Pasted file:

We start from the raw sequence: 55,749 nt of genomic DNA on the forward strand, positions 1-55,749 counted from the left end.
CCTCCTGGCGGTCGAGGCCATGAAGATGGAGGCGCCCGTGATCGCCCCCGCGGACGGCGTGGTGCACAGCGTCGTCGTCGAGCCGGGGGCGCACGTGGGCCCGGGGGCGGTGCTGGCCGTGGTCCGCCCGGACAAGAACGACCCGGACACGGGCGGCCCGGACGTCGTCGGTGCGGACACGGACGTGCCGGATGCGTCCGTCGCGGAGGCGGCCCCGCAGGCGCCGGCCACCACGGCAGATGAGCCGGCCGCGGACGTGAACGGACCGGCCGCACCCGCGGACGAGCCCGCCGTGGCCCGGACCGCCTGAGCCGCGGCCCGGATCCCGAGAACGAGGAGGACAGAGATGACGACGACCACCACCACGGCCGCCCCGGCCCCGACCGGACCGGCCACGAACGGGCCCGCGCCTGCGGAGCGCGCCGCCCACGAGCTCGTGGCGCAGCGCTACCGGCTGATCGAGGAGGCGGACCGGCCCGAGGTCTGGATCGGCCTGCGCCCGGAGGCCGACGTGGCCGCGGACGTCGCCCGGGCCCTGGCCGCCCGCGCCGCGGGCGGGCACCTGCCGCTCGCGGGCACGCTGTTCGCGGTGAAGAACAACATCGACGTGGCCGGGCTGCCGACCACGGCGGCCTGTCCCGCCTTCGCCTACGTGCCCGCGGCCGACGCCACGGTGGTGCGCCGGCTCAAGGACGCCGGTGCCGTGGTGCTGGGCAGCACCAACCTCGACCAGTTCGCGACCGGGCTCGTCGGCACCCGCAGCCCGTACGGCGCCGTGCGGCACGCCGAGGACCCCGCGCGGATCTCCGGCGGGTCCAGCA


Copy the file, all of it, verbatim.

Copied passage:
We start from the raw sequence: 55,749 nt of genomic DNA on the forward strand, positions 1-55,749 counted from the left end.
CCTCCTGGCGGTCGAGGCCATGAAGATGGAGGCGCCCGTGATCGCCCCCGCGGACGGCGTGGTGCACAGCGTCGTCGTCGAGCCGGGGGCGCACGTGGGCCCGGGGGCGGTGCTGGCCGTGGTCCGCCCGGACAAGAACGACCCGGACACGGGCGGCCCGGACGTCGTCGGTGCGGACACGGACGTGCCGGATGCGTCCGTCGCGGAGGCGGCCCCGCAGGCGCCGGCCACCACGGCAGATGAGCCGGCCGCGGACGTGAACGGACCGGCCGCACCCGCGGACGAGCCCGCCGTGGCCCGGACCGCCTGAGCCGCGGCCCGGATCCCGAGAACGAGGAGGACAGAGATGACGACGACCACCACCACGGCCGCCCCGGCCCCGACCGGACCGGCCACGAACGGGCCCGCGCCTGCGGAGCGCGCCGCCCACGAGCTCGTGGCGCAGCGCTACCGGCTGATCGAGGAGGCGGACCGGCCCGAGGTCTGGATCGGCCTGCGCCCGGAGGCCGACGTGGCCGCGGACGTCGCCCGGGCCCTGGCCGCCCGCGCCGCGGGCGGGCACCTGCCGCTCGCGGGCACGCTGTTCGCGGTGAAGAACAACATCGACGTGGCCGGGCTGCCGACCACGGCGGCCTGTCCCGCCTTCGCCTACGTGCCCGCGGCCGACGCCACGGTGGTGCGCCGGCTCAAGGACGCCGGTGCCGTGGTGCTGGGCAGCACCAACCTCGACCAGTTCGCGACCGGGCTCGTCGGCACCCGCAGCCCGTACGGCGCCGTGCGGCACGCCGAGGACCCCGCGCGGATCTCCGGCGGGTCCAGCA